About Elly

About Elly, drama, not rated, in Persian with sub­ti­tles, The Screen, 4 chiles

Pasatiempo - - HAPPENING IN MAY - — Jonathan Richards

One thing that will strike you as you watch this riv­et­ing drama of well-in­tended lies and un­in­tended con­se­quences is how nor­mal it seems. Not the story, which is in­tri­cate and tightly wo­ven. No, it’s the peo­ple. They’re young mid­dle-class Ira­ni­ans, spend­ing a week­end away from Tehran at a beach­side bun­ga­low on the Caspian Sea. But re­move the head­scarves and the Persian lan­guage, and this could eas­ily be hap­pen­ing in the Hamp­tons. An un­mis­tak­able take­away of As­ghar Farhadi’s mas­ter­ful thriller is to make it abun­dantly clear to Amer­i­can view­ers that — guess what? — Ira­ni­ans are a lot like us. The prob­a­ble au­di­ence for a movie like this may not need much con­vinc­ing, but there should be a re­quired screen­ing for Bibi Ne­tanyahu and the U.S. Congress. Farhadi is the Ira­nian direc­tor who copped an Os­car in 2012 with A

Sep­a­ra­tion, his mas­ter­ful dis­sec­tion of class and gen­der pol­i­tics in mod­ern Iran. About Elly was made three years ear­lier, and while it won fes­ti­val prizes at the time, in­clud­ing Best Nar­ra­tive Fea­ture at the Tribeca Film Fes­ti­val, it hasn’t found U.S. dis­tri­bu­tion un­til now.

A group of young mar­ried friends and their kids ar­rive at their sea­side des­ti­na­tion to dis­cover that, due to a mix-up, the place they had taken the year be­fore is un­avail­able. In­stead, they are given a di­lap­i­dated house on the beach, which they gamely un­der­take to make hab­it­able. The mix-up was avoid­able. Sepi­deh (Gol­shifteh Fara­hani), wife of Manoocher (Ah­mad Mehran­far) and or­ga­nizer of the week­end, knew of the prob­lem but was con­fi­dent she could work it out when they got there.

Sepi­deh is at the heart of ev­ery­thing that hap­pens, and ev­ery­thing that goes wrong. She’s a con­gen­i­tal spin­ner of white lies de­signed to make things smoother, and an in­cor­ri­gi­ble manager and ma­nip­u­la­tor. She is also beau­ti­ful and charm­ing, so she usu­ally gets away with it.

For this week­end, she has in­vited Elly (Taraneh Ali­doosti), her daugh­ter’s teacher, with the de­sign of mak­ing a match with Ah­mad (Sha­hab Hos­seini), a re­cently di­vorced friend. This plan re­quires a se­ries of lies, which Sepi­deh throws off ef­fort­lessly. But they come back to haunt her.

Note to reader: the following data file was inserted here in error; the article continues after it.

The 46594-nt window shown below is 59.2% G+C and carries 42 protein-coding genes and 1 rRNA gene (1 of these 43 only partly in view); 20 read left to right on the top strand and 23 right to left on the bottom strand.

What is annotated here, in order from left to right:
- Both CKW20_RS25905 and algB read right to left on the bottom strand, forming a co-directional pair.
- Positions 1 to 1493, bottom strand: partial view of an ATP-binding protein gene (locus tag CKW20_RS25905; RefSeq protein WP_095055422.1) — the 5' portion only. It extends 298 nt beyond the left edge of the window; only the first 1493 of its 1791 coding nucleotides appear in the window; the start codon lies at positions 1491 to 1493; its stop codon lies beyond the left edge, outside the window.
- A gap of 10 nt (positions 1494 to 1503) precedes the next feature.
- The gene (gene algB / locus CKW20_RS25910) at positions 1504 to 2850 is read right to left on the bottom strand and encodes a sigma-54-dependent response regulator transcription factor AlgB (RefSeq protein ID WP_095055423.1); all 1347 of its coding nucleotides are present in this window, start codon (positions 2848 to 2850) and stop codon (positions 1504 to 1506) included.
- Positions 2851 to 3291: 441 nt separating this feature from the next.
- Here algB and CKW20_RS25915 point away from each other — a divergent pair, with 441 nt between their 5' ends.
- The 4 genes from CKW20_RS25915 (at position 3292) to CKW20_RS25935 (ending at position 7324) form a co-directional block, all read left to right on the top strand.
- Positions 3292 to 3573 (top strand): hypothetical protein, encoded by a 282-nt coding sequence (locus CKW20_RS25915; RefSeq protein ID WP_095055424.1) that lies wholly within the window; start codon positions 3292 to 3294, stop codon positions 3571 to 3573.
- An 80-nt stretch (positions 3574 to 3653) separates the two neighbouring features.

Elly is clearly un­com­fort­able in the sit­u­a­tion, and af­ter the first night she wants to leave. Sepi­deh won’t hear of it. While Sepi­deh is out at the store, one of the other women asks Elly to watch the chil­dren on the beach while she goes in­side. A lit­tle later, a child screams that a lit­tle boy is drown­ing. There is a har­row­ing res­cue. And when the cri­sis set­tles, Elly is nowhere to be found. Has she drowned? Has she left?

Farhadi sows the ques­tions and builds the ten­sion as more lies and com­pli­ca­tions emerge, and the sit­u­a­tion spi­rals into a night­mare of doubt and fear. His cast is ter­rific, with spe­cial ku­dos to Fara­hani’s con­flicted Sepi­deh. For film buffs, the story will mur­mur echoes of An­to­nioni’s L’Avven­tura. But Farhadi makes it into some­thing all his own.

In an NPR in­ter­view, he made it clear that show­ing the sim­i­lar­ity of Ira­ni­ans and Western­ers was an in­ten­tional thrust of his film. “I don’t want to be­come a po­lit­i­cal spokesman; that’s not what I do,” he said. “I’m a film­maker. But when­ever pos­si­ble in my films, if I can al­low peo­ple to un­der­stand each other and for cul­tures to come to­gether, I would do that.”

Pretty please: Gol­shifteh Fara­hani

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